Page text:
I like to read old Christian literature because so many of the things were written before our culture became desensitized to vices we rarely raise an eyebrow at today. Much was written on the theater of old. If these authors were to see all that’s offered on the big screen or through video today, I think they would mourn for the “advancements.”
This short essay was written to the youth living in the country, where 70% of the population resided at the turn of the 20th century, and the exposure to the theater would only take place on those rare trips to the city to sale their produce etc.
None the less, the principles of evil are the same and in the following quote it’s obvious that the issues were the same though the degree of graphic lewdness before this century were no more than “tarts and cheesecake.”
Pimps of pleasure
"Here is pleasure, all flushed in its gayest, boldest, most fascinating forms; and few there be who can resist its wiles, and fewer yet who can yield to them and escape ruin.
If you would pervert the taste- go to the theater. If you would drink in false views-go to the theater. If you would efface as speedily as possible all qualms of conscience—go to the theater.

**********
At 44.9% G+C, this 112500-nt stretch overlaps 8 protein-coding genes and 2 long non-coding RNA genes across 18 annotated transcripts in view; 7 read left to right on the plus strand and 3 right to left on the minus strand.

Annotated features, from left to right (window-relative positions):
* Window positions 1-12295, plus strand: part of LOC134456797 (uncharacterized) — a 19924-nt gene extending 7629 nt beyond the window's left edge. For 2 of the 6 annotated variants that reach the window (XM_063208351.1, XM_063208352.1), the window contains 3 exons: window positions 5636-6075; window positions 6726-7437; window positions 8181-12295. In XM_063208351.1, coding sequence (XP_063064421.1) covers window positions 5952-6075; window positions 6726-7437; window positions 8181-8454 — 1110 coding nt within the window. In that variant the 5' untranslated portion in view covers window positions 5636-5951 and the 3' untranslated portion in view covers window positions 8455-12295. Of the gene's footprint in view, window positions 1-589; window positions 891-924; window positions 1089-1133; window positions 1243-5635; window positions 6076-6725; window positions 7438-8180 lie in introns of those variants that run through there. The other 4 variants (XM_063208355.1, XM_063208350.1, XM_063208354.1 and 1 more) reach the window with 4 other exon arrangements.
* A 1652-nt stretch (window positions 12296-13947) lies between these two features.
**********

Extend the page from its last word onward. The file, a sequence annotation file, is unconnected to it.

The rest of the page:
If you would put yourself irreconcilably against the spirit of virtue and religion- go to the theater. If you would be infected with each particular vice in the catalog of Depravity- go to the theater. Let parents, who wish to make their children weary of home and quite domestic enjoyments, take them to the theater. If it be desirable for the young to loathe industry and informative reading, and burn for fierce excitements, and seek them by stealth or through pilferings, if need be- send them to the theater.
It is notorious that the bill of fare at these temples of pleasure is made up to the taste of the lower appetites; that low comedy, and lower farce, running into absolute obscenity,
And are the only means of filling the house. Theaters which would exhibit nothing but the classic Drama, would exhibit it to empty seats. They must be corrupt to live; and those who attend them will be corrupted."
When you read a blazing attack on an industry which most of us were nursed on from the cradle, and today has so many creative ways to bring the theater into our homes, it seems harsh or overstated. Or does it?